New York, Once the US Pandemic Epicenter, Joins Other States in Letting Gyms Reopen
Much-Desired Real Estate Tenant Hits Hard Times During Coronavirus Pandemic
Gyms and chains such as Equinox in New York have remained closed in the pandemic, but they can start reopening under new guidelines. (Getty Images)
New York, one of the last remaining states to bar gyms from reopening, issued health guidelines for fitness establishments closed in the pandemic to resume business starting as early as next week.
Gov. Andrew Cuomo, who was sued last week by more than 1,500 New York gym owners, said the Empire State’s fitness facilities will be allowed to reopen at 33% capacity with health and safety changes made to their heating, ventilation and air-conditioning systems. Patrons will also be required to wear masks at all times, Cuomo also said during a press briefing Monday in Manhattan.
“Gyms are one of the areas where you have to be very careful, and we know that,” Cuomo said.
The stakes and the spotlight are large for New York on this issue. The state, once the No. 1 hot spot for COVID-19 cases in the United States, has gotten the virus’ spread under control and now has a less than 1% infection rate. Yet it remains one of only three states — along with New Jersey and North Carolina — to still mandate that gyms stay closed, according to the International Health Racquet and Sportsclub Association. Arizona briefly let gyms reopen, but then reinstated closings as its COVID-19 cases spiked, according to the IHRSA trade group.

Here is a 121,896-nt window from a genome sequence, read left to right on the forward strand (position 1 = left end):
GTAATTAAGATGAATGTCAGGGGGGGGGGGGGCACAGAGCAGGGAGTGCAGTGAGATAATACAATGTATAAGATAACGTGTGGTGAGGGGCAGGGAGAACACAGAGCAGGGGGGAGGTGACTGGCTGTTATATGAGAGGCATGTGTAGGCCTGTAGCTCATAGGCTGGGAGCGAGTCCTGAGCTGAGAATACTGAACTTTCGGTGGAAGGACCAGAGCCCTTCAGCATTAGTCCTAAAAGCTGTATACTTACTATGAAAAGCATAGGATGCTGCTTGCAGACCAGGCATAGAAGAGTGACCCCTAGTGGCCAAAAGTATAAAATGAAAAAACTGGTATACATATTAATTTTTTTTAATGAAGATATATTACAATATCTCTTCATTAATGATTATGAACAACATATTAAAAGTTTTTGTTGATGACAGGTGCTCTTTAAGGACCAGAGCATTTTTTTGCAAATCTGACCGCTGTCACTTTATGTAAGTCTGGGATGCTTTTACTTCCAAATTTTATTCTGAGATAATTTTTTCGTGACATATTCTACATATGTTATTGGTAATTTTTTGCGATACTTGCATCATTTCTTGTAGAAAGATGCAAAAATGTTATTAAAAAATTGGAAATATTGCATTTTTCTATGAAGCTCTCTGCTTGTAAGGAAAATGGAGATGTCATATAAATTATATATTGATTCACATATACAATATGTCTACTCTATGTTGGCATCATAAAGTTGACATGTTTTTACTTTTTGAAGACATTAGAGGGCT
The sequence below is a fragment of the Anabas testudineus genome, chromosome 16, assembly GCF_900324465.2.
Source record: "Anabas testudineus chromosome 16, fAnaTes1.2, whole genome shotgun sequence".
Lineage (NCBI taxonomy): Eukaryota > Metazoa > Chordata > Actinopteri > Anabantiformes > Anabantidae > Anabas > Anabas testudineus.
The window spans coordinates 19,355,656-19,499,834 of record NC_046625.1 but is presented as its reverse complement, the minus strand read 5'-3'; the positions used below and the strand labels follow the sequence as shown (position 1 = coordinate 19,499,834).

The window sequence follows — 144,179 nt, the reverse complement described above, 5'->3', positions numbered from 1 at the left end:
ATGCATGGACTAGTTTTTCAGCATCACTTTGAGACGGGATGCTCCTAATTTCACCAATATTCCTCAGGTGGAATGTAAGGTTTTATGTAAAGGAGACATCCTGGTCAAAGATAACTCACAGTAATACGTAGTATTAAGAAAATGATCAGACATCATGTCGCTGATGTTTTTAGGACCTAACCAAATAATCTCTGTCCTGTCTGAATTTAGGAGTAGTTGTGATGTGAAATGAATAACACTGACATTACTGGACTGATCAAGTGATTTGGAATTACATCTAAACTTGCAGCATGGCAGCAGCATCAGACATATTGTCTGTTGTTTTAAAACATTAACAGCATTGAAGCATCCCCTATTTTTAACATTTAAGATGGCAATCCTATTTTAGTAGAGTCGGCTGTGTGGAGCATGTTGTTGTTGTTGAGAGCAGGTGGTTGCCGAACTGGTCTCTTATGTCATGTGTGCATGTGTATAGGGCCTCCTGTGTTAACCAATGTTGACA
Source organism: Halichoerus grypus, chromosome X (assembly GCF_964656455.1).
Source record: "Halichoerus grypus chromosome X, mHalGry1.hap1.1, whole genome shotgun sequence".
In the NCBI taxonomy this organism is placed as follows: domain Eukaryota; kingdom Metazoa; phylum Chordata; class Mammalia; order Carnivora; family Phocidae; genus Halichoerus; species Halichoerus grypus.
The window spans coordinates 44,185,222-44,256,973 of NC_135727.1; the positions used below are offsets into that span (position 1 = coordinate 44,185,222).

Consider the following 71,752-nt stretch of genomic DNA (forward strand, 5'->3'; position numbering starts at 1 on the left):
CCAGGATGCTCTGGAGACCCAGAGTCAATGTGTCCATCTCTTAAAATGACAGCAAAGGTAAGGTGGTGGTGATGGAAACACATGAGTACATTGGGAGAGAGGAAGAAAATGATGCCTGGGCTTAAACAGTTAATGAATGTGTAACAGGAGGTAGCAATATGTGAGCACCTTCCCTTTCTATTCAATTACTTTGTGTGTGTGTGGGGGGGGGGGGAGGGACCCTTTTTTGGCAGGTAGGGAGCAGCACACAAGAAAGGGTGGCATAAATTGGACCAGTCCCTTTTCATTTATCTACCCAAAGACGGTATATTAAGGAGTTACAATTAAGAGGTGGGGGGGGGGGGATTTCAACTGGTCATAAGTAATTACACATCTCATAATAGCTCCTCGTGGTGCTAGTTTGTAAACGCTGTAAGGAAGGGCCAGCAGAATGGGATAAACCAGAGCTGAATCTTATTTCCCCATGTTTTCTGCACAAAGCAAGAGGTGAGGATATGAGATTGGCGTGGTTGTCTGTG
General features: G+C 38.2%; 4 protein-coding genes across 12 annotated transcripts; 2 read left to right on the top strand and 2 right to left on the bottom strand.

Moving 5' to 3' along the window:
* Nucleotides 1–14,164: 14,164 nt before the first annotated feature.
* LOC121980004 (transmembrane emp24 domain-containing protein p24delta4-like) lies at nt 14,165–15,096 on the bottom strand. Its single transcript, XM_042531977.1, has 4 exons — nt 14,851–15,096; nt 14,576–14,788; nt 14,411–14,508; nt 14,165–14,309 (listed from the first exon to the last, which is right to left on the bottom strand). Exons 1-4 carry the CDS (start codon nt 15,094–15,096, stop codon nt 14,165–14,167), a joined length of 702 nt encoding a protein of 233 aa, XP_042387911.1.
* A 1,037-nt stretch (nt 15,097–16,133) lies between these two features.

The rest of the states and the District of Columbia have now allowed gyms to reopen or to resume operations in some of their regions. Restrictions on capacity range from 20% to 50%.
New York has an estimated 1,955 health clubs, and New Jersey has 1,154, according to IHRSA.
Restrictions on gym operations since March have taken a toll on many of the estimated 40,000 to 50,000 such facilities in the United States, according to IHRSA. Gyms across the nation have lost $7 billion through July 1, with 25% in danger of closing permanently by year’s end without additional federal funding, according to the trade group.
Since the outbreak started, Gold’s Gym International has filed for Chapter 11 bankruptcy protection and has a new owner now. And in June, 24 Hour Fitness also sought bankruptcy protection, saying it planned to close 135 of its locations.
Fitness centers across the state can open as soon as Aug. 24, under certain conditions. In New York City, Mayor Bill de Blasio will determine whether gyms and fitness centers should postpone reopening, according to the governor’s office.
In a TV interview Monday night, de Blasio said New York City may not be able to open as quickly as the state is now permitting. It plans to take “a conservative approach,” according to the mayor, in part because of the many gym inspections that will have to be conducted in the five boroughs.
Fitness centers have become a much-desired amenity in not only office buildings and multifamily properties, but a welcome tenant at shopping strips and malls because they generate daily foot traffic for nearby stores. Several principals of New York developer Related Cos. own Equinox, a high-end fitness chain based in New York City that has a location at the Hudson Yards mixed-use complex on Manhattan’s West Side.